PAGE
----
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U Conference Asks: Is Sexual Expression Human Right?

This year’s Tanner Human Rights Center Conference at the University of Utah will tackle a topic with which, sadly, many gay, lesbian, bisexual and transgender people are familiar: the use of violence to control sexual behavior and expression.



The three-day conference will be held at various locations across campus and will feature several discussions and speeches by scholars, authors and lawyers who will attempt to address the ways in which individuals, governments and other social institutions employ shaming, harassment and legal discrimination to enforce rigid rules about sexuality and gender identity.

“The forms of violence and harassment used to regulate sexuality have become increasingly diverse in recent years, as cultural and technological developments have made it easier to identify, scrutinize, expose, and modify private sexual expression,” the conference description reads. “As a result, society faces new and important practical and ethical questions, such as: Is sexual self-expression a fundamental human right? Should we treat harassment and victimization against sexual minorities the same as that committed against racial and ethnic minorities? What are the most effective strategies to prevent the violence that is used to regulate sexuality?”

These questions will be tackled in two keynote speeches and four panels over Feb. 24–26 which will pay special attention to gay, lesbian, bisexual and transgender people and the ways that policing this population effects straight cisgender (non-transgender) people whose sexual behavior society also deems to be deviant.

The conference, which bears the impressive title “Controlling Sexuality through Violence, Shame and Cultural Oppression: Implications for Human Rights”, will open on Feb. 24 with a keynote speech by Shannon Minter, the National Center for Lesbian Rights’ legal director, titled “Marriage Equality for Same-Sex Couples.” The speech will be given at the Utah Museum of Fine Arts Dumke Auditorium at 7 p.m.

Three panels will be held on Feb. 25. The first, at the Officers Club in Fort Douglas at 9 a.m., is titled “Mechanisms of Violence: Harassment, Assault and Fear.” This 135 minute panel will focus on the many socially approved forms of violence used against those who are or who are perceived to be gay, lesbian or bisexual, how they are enacted in ways from social norms and workplace harassment to internalized homophobia, and the consequences such violence pose to individuals’ mental and physical health. The panel will be moderated by Kathryn Stockton, a U of U professor specializing in queer theory, and will feature U of U psychologist and author Lisa Diamond, Leann Jones of SLC Body Mind Fitness and Ron Stall from the University of Pittsburgh.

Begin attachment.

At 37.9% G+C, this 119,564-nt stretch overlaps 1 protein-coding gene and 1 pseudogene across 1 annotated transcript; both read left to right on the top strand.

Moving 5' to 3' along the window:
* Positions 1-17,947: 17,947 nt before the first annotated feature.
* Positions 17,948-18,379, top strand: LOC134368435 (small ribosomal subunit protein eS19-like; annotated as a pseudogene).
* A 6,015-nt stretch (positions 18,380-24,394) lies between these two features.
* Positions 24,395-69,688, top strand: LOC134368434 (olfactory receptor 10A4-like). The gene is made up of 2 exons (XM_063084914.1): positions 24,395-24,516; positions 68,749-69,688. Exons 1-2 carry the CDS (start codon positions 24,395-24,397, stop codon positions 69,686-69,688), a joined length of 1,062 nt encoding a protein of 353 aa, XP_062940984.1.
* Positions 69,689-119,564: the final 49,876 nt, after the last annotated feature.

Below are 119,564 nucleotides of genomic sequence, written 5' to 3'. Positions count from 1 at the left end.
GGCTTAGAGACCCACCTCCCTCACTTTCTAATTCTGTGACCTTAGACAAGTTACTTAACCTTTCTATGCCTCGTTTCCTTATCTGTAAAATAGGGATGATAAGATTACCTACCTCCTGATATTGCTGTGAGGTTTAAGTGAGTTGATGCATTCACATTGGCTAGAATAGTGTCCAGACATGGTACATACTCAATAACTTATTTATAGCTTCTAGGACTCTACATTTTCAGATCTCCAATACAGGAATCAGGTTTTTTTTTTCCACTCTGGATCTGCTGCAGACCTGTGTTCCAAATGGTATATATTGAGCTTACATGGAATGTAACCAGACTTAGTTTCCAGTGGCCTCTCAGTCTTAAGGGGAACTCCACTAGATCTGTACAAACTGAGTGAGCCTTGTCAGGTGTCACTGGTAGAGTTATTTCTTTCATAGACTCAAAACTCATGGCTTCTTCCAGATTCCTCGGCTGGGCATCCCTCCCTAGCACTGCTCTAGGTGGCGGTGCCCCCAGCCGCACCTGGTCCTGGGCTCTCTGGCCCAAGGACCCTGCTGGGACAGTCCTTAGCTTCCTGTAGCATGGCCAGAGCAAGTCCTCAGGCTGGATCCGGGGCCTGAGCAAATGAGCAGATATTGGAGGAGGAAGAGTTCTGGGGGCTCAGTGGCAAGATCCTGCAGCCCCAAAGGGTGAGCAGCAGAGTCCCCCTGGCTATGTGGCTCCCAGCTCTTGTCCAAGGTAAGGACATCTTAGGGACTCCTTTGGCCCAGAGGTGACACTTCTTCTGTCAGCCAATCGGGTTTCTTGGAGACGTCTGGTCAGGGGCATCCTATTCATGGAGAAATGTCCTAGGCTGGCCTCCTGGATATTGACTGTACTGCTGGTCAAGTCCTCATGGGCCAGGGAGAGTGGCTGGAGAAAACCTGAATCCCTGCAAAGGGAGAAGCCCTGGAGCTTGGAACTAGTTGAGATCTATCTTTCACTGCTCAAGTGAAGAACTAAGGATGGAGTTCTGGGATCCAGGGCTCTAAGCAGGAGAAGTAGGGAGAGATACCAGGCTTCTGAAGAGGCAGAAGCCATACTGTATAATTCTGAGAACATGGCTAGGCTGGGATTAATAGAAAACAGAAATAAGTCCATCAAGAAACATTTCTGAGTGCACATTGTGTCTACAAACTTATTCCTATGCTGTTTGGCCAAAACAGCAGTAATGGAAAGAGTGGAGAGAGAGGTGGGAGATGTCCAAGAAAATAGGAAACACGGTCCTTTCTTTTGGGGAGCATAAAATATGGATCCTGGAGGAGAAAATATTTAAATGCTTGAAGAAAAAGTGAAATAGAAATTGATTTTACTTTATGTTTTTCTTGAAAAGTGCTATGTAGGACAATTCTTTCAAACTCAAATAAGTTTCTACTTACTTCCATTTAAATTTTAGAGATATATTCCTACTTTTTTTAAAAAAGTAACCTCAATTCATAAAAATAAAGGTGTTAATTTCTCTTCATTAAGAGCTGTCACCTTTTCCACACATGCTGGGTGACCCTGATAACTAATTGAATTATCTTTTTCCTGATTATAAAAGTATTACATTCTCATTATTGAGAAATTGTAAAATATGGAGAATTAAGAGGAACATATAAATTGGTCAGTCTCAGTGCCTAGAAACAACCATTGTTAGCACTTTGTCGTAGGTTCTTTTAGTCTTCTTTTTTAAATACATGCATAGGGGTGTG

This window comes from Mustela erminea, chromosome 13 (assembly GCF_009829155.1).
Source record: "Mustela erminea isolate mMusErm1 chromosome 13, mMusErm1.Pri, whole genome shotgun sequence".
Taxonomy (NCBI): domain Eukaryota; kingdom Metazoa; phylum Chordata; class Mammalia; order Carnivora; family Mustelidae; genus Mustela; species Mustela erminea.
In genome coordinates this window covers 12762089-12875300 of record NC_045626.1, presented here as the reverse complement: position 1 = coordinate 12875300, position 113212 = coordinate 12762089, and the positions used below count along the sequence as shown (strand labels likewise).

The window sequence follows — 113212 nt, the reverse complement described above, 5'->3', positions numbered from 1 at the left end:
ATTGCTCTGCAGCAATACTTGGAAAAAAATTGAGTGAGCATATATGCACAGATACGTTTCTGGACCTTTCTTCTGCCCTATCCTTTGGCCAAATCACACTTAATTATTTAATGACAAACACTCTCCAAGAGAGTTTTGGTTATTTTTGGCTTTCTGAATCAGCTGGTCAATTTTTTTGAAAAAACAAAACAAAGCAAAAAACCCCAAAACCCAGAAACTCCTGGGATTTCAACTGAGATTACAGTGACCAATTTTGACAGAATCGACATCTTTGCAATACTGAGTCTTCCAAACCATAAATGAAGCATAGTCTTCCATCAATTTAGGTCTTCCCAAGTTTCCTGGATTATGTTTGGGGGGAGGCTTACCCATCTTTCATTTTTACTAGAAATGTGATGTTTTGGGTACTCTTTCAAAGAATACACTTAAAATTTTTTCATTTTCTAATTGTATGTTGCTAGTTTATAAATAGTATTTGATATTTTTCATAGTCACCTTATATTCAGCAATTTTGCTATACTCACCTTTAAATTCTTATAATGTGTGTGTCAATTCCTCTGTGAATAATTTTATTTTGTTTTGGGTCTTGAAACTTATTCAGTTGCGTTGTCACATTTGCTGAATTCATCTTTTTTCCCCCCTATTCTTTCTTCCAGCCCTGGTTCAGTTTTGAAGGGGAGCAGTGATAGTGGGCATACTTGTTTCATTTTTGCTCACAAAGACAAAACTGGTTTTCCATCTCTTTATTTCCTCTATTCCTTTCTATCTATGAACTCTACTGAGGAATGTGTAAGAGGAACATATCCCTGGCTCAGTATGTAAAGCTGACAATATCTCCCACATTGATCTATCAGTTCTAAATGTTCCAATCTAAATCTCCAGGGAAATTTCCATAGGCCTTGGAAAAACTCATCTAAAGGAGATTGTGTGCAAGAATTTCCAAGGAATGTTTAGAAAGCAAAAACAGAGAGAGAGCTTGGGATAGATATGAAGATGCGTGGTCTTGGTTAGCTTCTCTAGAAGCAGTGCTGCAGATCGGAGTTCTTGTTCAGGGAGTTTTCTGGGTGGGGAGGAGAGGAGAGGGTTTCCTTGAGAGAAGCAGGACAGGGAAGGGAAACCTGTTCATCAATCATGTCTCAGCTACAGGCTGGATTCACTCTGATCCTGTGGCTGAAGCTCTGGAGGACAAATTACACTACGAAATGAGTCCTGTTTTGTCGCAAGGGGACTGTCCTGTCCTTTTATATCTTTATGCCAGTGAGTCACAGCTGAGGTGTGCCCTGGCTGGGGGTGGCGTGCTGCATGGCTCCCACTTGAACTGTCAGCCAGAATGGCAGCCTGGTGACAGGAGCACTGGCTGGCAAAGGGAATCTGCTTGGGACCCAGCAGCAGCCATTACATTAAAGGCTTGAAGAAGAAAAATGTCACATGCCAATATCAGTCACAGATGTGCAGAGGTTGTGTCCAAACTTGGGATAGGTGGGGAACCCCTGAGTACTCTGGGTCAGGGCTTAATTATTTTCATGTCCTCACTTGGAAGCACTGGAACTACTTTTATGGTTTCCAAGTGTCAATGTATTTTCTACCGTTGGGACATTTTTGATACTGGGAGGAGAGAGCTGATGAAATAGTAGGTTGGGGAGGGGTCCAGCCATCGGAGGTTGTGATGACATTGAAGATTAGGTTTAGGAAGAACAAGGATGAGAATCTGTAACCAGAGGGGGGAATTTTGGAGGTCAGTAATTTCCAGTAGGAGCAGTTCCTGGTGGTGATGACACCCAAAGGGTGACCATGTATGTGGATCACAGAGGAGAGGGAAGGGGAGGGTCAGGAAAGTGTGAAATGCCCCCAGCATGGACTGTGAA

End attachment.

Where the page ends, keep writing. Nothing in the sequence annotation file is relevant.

At 11:30 a.m., Lisa Duggan, a professor of social and cultural analysis at New York University and a noted author and queer issues scholar, will offer the second of the conference’s keynote lectures titled  “Freak Flags and Freedom Fighters: Love, Hate, and the Limits of Law Reform.” Her speech will be followed promptly at 2:30 p.m. by another discussion at the Officer’s Club: “Breaking the cycle: Prevention and the Next Generation.” Moderated by U professor Don Strassberg and featuring Utah Pride Center Youth Programs Director Rose Ellen Epstein, U professor David Huebner and City University of New York professor Margaret Rosario, this panel will focus on the threats anti-gay and anti-trans violence poses to gay, lesbian, bisexual and transgender youth. These include an increased risk of self-injury, suicide attempts and drug use. The four panelists will discuss how to best protect the upcoming generation of queer youth from the violence that puts them at risk, including “zero-tolerance” anti-bullying policies.

At 8:30 a.m. on Feb. 26, Minter will join U professors Erika George and Elizabeth Clement and U law professor Clif Rosky for the panel “State Tolerance of Violence and Discrimination,” which will examine the policies of various world governments on sexuality and sexual minorities, including anti-gay marriage laws. The conference’s last panel will be held at 11 a.m. Titled “Public Shaming” and featuring The University of Utah’s Terry Kogan, Carlos Decena of Rutgers University, June Tangeney of George Mason University and Salt lake City Prosecutor Sim Gill, this session will examine how society uses the threat of shame and scandal to regulate sexuality, particularly in spaces such as public park, restrooms and the internet. Both sessions will be held at the Officers Club.

The conference is free and open to the public, said Kogan, who served as one of its principal organizers.

“The most important thing is to encourage as many people in the community to attend as possible,” he said.

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